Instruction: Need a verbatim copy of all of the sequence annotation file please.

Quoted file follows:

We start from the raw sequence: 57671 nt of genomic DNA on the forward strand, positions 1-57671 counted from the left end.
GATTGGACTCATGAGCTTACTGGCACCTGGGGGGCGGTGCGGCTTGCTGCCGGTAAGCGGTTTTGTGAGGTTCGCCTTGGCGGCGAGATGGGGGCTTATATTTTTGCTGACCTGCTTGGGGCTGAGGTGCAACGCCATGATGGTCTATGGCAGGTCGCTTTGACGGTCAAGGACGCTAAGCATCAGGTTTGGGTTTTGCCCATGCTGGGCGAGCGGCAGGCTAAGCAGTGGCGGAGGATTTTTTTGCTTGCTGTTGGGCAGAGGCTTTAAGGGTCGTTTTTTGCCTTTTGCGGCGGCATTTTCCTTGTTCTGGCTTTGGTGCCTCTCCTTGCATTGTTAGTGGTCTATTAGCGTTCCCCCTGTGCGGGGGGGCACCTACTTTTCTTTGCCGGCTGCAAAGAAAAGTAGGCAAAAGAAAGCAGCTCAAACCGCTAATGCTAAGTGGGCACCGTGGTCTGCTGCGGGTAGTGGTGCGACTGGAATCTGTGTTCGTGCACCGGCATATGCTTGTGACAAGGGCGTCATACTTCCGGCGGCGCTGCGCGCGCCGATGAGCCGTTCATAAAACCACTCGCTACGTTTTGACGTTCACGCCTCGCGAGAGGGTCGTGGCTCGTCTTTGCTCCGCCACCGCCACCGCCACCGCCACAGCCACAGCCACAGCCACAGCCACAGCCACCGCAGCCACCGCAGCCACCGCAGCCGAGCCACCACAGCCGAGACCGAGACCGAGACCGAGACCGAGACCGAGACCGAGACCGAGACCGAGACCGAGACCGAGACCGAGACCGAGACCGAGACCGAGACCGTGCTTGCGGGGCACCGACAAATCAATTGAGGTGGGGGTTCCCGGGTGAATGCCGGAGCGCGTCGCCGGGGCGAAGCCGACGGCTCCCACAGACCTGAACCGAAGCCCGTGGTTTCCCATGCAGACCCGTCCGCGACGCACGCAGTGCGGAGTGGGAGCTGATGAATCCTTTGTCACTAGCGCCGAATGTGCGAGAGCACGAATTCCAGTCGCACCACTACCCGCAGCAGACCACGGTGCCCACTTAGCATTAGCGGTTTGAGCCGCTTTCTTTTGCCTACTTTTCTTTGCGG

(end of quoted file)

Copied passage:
We start from the raw sequence: 57671 nt of genomic DNA on the forward strand, positions 1-57671 counted from the left end.
GATTGGACTCATGAGCTTACTGGCACCTGGGGGGCGGTGCGGCTTGCTGCCGGTAAGCGGTTTTGTGAGGTTCGCCTTGGCGGCGAGATGGGGGCTTATATTTTTGCTGACCTGCTTGGGGCTGAGGTGCAACGCCATGATGGTCTATGGCAGGTCGCTTTGACGGTCAAGGACGCTAAGCATCAGGTTTGGGTTTTGCCCATGCTGGGCGAGCGGCAGGCTAAGCAGTGGCGGAGGATTTTTTTGCTTGCTGTTGGGCAGAGGCTTTAAGGGTCGTTTTTTGCCTTTTGCGGCGGCATTTTCCTTGTTCTGGCTTTGGTGCCTCTCCTTGCATTGTTAGTGGTCTATTAGCGTTCCCCCTGTGCGGGGGGGCACCTACTTTTCTTTGCCGGCTGCAAAGAAAAGTAGGCAAAAGAAAGCAGCTCAAACCGCTAATGCTAAGTGGGCACCGTGGTCTGCTGCGGGTAGTGGTGCGACTGGAATCTGTGTTCGTGCACCGGCATATGCTTGTGACAAGGGCGTCATACTTCCGGCGGCGCTGCGCGCGCCGATGAGCCGTTCATAAAACCACTCGCTACGTTTTGACGTTCACGCCTCGCGAGAGGGTCGTGGCTCGTCTTTGCTCCGCCACCGCCACCGCCACCGCCACAGCCACAGCCACAGCCACAGCCACAGCCACCGCAGCCACCGCAGCCACCGCAGCCGAGCCACCACAGCCGAGACCGAGACCGAGACCGAGACCGAGACCGAGACCGAGACCGAGACCGAGACCGAGACCGAGACCGAGACCGAGACCGAGACCGAGACCGTGCTTGCGGGGCACCGACAAATCAATTGAGGTGGGGGTTCCCGGGTGAATGCCGGAGCGCGTCGCCGGGGCGAAGCCGACGGCTCCCACAGACCTGAACCGAAGCCCGTGGTTTCCCATGCAGACCCGTCCGCGACGCACGCAGTGCGGAGTGGGAGCTGATGAATCCTTTGTCACTAGCGCCGAATGTGCGAGAGCACGAATTCCAGTCGCACCACTACCCGCAGCAGACCACGGTGCCCACTTAGCATTAGCGGTTTGAGCCGCTTTCTTTTGCCTACTTTTCTTTGCGG